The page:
April 5, 2006 (by Jon Somerville) - At around 17.40 hours while on a two ship training mission over the Atlantic, 30 miles off the coast of South Carolina, an F-16 went down. The other pilot in the flight saw the ejection and a parachute open but it was not untill 19.35 hours that the pilot was rescued by the US Coast Guard.
F-16C 93-0542 seen at NAS Oceana when it flew with the 78th Fighter Squadron (photo by Jon Somerville)
Although to be confirmed it is thought to be F-16CJ #93-0542
which was part of the 55th Fighter Squadron at the time. Pilot, Captain Ted Shultz, also of the 55th Fighter Squadron was listed as being in stable condition.
, South Carolina has three squadrons of F-16CJ's which all fly the same mission of Supression of Enemy Air Defences.
It was almost exactly a year ago when another Shaw F-16 crashed
. And it was almost the exact same scenario as Wednesday's crash.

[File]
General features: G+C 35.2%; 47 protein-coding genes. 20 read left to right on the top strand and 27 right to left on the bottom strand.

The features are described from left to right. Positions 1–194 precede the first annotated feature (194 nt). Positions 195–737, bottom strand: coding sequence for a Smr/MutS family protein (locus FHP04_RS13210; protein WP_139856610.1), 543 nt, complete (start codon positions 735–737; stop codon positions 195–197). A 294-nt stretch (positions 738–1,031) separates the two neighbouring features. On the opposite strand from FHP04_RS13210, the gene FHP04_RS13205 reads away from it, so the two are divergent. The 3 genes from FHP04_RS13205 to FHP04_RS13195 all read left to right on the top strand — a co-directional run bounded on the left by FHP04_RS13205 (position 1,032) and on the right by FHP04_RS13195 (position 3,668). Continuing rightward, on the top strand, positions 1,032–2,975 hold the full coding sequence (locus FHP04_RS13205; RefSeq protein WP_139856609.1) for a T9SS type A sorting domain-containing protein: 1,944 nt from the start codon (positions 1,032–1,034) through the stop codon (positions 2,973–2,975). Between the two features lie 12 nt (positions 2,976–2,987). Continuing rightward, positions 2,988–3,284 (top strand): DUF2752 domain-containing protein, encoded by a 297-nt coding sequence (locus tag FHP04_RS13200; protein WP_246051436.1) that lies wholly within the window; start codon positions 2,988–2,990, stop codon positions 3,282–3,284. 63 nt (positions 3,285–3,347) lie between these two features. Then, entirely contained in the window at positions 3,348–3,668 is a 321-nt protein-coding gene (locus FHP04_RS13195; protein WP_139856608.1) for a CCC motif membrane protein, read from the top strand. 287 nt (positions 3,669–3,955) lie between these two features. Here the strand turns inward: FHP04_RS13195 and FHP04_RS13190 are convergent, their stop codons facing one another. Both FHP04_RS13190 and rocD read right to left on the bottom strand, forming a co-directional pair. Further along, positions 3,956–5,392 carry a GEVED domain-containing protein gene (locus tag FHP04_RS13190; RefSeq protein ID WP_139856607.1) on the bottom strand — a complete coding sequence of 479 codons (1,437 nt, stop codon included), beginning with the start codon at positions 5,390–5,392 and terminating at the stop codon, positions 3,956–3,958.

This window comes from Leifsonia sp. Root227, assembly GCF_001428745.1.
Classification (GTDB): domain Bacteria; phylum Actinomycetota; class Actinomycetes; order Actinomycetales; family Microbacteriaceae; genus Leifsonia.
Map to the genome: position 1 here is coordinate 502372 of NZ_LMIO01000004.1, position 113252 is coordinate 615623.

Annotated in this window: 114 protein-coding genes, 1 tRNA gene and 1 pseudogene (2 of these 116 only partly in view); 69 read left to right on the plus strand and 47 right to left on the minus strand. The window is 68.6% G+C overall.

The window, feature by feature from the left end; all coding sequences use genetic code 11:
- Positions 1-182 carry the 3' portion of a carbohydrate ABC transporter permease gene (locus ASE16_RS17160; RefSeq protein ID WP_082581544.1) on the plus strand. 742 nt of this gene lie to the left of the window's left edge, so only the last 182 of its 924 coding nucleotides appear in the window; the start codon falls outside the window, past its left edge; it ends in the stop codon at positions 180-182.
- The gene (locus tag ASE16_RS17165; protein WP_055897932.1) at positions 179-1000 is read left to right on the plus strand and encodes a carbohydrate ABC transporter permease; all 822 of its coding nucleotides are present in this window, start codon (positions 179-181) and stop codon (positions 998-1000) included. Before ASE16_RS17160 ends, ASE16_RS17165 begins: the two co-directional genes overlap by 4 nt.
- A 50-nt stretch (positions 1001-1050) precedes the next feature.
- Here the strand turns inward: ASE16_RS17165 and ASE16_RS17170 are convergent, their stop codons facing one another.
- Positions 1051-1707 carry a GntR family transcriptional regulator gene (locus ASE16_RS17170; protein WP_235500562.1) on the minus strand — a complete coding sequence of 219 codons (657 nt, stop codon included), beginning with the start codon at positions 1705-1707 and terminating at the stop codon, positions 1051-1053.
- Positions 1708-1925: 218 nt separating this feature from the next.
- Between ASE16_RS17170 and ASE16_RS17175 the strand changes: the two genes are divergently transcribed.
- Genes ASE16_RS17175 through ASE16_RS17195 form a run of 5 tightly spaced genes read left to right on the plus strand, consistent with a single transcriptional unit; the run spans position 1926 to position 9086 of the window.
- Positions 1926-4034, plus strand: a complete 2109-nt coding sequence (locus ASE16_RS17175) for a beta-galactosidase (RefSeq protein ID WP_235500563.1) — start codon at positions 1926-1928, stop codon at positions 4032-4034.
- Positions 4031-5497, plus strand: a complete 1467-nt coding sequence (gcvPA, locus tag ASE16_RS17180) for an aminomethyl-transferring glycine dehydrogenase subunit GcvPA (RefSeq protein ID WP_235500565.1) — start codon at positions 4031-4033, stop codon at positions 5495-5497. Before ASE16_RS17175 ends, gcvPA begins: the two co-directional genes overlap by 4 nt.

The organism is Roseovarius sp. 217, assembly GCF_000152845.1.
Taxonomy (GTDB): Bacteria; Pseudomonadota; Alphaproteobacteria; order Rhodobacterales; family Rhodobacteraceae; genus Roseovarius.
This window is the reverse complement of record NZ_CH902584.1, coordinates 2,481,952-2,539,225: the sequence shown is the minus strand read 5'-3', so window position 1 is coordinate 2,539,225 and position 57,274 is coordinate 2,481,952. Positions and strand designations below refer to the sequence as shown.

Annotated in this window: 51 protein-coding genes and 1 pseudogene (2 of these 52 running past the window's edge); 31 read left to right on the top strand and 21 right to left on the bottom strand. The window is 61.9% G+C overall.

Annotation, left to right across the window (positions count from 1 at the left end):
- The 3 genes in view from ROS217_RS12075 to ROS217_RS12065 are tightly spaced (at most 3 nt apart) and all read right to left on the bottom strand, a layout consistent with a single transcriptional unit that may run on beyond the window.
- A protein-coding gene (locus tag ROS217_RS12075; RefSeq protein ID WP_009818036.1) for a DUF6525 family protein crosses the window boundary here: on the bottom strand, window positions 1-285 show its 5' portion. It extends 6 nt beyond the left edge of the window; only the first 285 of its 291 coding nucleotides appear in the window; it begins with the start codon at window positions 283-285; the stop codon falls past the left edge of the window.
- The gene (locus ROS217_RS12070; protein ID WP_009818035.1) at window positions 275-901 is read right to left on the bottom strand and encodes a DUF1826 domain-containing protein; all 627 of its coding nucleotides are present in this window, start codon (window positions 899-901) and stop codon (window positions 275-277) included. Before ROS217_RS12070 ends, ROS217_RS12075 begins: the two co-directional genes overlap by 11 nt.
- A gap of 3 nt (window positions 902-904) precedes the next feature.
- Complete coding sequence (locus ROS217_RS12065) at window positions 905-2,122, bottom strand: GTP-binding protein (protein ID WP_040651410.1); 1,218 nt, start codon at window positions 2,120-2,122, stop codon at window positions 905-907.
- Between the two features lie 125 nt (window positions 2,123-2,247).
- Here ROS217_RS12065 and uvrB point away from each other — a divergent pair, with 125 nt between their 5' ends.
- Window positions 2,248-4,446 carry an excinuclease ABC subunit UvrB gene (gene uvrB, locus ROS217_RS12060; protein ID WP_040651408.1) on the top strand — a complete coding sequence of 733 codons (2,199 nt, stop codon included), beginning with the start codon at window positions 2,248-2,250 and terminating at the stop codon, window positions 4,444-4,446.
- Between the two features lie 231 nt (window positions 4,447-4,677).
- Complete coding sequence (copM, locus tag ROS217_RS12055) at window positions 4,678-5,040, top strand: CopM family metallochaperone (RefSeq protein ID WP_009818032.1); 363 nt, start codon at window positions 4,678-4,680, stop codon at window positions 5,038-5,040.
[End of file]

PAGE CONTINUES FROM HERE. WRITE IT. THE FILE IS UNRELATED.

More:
The F-16 just started their 90-minute training mission when the pilots reported there was something wrong with the engine. Minutes later, the pilots ejected. The plane crashed in a marsh in the Ashley River.
The people who saw it all happen say that's a miracle the pilots were able to walk away from the fiery crash, virtually unharmed. An investigation later found that a maintenance crew's failure to install seals on a turbine blade led to the crash.
On a normal day, fighter jets at Shaw Air Force Base take off for training missions about 40 times a day. They routinely train over the Atlantic.
By operating over the ocean, the jets can fly at supersonic speeds, keeping down noise levels and staying away from areas where there is heavy commercial air traffic.
This is the third USAF F-16 crash in as many weeks. At this time no anouncement has been made as to whether the F-16 fleet will be grounded.